Brammer went on to say that he knew SUSPC7 wasn’t being serious, but that the studio wouldn’t tolerate that kind of behavior. “You claimed, ‘It was just a joke.’ I fail to see anything funny about threatening to ‘shoot up a studio’. So I thought I’d teach you a lesson about comedy.”
Instead of giving SUSPC7 a golden skin, as originally promised, or rescinding his prize because of his behavior, Brammer and Bulkhead Interactive decided it would be more instructive to substitute a different award for him: a gun with a giant penis on it. The dick won’t be visible to other players, only to SUSPC7 himself.
“I thought you were kind of being a dick?” Brammer said. “Wouldn’t you agree?”
While many game development studios deal with toxic and extreme behavior, teams tend to deal with the problem in different ways. For example, Riot Games, the makers of League of Legends, have built a complex feedback system for players that identify negative behavior in an attempt to reform it. Similarly, Brammer explained that the development studio thought reprimanding dedicated players like SUSPC7 too harshly would be counterproductive to building a good community around the game.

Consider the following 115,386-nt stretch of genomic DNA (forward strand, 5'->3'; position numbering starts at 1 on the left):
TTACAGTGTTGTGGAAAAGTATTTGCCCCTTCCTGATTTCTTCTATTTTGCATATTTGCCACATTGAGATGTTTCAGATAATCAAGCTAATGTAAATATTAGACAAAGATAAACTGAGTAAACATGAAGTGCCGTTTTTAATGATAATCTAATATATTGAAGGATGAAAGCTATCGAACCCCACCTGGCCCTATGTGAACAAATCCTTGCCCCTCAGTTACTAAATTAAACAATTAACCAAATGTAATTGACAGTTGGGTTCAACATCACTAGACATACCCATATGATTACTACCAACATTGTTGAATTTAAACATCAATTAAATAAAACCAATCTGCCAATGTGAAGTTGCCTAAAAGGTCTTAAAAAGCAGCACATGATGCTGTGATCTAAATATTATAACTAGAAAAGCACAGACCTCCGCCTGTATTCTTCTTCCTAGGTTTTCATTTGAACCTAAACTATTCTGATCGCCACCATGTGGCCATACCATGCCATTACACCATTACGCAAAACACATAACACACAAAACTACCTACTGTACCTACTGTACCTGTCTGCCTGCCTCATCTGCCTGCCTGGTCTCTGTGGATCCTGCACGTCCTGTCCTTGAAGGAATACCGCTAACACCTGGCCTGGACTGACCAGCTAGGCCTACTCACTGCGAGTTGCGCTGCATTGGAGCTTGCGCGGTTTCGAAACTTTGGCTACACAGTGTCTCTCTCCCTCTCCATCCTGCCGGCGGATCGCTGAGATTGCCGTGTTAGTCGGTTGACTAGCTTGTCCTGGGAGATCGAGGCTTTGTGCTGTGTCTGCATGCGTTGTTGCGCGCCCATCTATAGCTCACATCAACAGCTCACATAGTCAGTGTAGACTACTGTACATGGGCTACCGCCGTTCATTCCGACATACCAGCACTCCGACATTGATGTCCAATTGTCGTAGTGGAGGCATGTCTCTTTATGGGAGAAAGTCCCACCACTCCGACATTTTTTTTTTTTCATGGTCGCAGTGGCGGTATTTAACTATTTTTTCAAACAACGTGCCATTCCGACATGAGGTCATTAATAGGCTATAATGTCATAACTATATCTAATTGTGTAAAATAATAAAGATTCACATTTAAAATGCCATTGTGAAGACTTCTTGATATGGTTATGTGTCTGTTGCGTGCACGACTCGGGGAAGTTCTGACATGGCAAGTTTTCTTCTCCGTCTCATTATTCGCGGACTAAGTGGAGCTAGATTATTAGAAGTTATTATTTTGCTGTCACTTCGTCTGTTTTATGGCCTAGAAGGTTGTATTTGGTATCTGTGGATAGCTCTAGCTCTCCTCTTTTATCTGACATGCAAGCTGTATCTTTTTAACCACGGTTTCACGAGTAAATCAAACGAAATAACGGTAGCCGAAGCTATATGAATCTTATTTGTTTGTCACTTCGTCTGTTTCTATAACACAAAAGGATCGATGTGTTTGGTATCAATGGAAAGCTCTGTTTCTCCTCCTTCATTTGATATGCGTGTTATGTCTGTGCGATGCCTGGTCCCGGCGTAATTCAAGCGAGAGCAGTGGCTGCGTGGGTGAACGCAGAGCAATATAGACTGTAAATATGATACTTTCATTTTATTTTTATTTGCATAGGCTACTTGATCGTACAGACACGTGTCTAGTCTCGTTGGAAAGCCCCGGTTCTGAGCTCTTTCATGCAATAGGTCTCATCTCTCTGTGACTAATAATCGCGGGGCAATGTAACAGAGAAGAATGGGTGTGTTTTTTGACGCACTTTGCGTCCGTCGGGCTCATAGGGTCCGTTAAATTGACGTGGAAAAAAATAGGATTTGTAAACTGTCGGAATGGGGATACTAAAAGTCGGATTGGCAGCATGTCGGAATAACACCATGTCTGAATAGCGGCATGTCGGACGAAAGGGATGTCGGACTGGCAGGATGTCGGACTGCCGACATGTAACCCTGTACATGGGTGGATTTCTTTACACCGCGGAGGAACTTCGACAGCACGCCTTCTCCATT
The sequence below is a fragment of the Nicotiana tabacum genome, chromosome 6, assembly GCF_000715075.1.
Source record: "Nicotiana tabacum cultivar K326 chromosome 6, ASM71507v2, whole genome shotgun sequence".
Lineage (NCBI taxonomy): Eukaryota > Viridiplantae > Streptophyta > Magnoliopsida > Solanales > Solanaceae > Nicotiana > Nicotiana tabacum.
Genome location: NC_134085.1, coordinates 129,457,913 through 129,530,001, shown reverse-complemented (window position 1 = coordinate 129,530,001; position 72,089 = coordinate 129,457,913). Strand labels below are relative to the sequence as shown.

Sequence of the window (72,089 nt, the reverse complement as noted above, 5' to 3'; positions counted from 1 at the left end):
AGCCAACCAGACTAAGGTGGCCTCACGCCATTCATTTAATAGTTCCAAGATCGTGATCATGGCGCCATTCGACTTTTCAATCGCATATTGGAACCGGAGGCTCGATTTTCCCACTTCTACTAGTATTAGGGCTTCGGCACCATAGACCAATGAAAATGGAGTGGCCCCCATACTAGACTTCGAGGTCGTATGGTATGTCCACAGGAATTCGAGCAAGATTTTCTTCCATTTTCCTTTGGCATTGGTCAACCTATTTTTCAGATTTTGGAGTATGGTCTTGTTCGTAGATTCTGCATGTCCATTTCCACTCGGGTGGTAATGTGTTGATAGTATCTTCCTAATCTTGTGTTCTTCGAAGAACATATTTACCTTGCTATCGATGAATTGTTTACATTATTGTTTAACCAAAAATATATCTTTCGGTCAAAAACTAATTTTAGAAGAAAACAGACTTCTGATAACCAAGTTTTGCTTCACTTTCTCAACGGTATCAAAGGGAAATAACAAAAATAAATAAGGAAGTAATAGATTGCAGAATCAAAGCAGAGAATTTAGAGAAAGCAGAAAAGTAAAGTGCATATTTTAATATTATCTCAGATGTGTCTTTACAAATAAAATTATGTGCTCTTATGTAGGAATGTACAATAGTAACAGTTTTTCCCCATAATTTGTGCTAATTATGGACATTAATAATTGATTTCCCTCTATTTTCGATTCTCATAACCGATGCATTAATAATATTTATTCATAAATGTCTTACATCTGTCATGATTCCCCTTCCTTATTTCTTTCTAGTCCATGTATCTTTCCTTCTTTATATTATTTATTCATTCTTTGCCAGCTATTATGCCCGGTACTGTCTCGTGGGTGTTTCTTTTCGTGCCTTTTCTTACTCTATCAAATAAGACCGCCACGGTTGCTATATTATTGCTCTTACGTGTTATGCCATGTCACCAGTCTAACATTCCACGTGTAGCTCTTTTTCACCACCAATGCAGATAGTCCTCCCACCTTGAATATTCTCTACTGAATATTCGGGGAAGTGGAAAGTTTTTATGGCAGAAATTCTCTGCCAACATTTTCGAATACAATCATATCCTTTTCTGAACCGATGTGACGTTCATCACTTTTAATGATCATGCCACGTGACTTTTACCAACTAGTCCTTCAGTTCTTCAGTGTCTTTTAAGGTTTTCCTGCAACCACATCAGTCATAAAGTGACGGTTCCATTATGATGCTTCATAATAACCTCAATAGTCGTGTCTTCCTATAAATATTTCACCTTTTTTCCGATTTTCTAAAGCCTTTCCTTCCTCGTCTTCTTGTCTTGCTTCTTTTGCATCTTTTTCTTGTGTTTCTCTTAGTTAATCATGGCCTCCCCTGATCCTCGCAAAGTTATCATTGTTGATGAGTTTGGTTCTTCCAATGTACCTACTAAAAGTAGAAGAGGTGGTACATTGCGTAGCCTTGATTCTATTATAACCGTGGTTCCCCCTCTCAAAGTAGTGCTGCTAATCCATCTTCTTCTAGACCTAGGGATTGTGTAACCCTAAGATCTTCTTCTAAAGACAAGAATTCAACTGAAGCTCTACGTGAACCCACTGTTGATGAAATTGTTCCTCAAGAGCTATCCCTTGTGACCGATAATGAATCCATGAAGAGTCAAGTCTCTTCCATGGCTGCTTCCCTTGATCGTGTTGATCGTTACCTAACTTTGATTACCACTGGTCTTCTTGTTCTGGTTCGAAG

”You’re young and I personally want you to have a great career in esports,” Brammer told SUSPC7. “Bulkhead needs dedicated players like yourself to be an ambassador for Battalion 1944 and those people will be taken care of by our studio… I hope you find this funny and practice hard over the next few months to take first place in the Blitzkrieg Major in Amsterdam, where if you qualify, I’d happily buy you a drink,” Brammer said.
SUSPC7 says he doesn’t have the skin yet. The image was only a preview sent by Brammer, who personally drew the wang. But, SUSPC7 says, the relationship between him and Bulkhead Interactive has since improved. Brammer did not respond to a request for comment by press time, but he did personally retweet SUSPC7’s message on Twitter.
“We are not a faceless Valve-esq studio who can choose to remain silent.”
Bulkhead Interactive’s approach here is a curious one when considered in the wider gaming landscape. Some developers choose to shame their players for things like cheating, while other companies pair up fans who break the rules, so they only play with each other. More often than not, though, many games opt for short- and long-term bans for players, depending on what they say or do. It all depends on the game, the people and types of toxicity involved, and the culture and size of the community.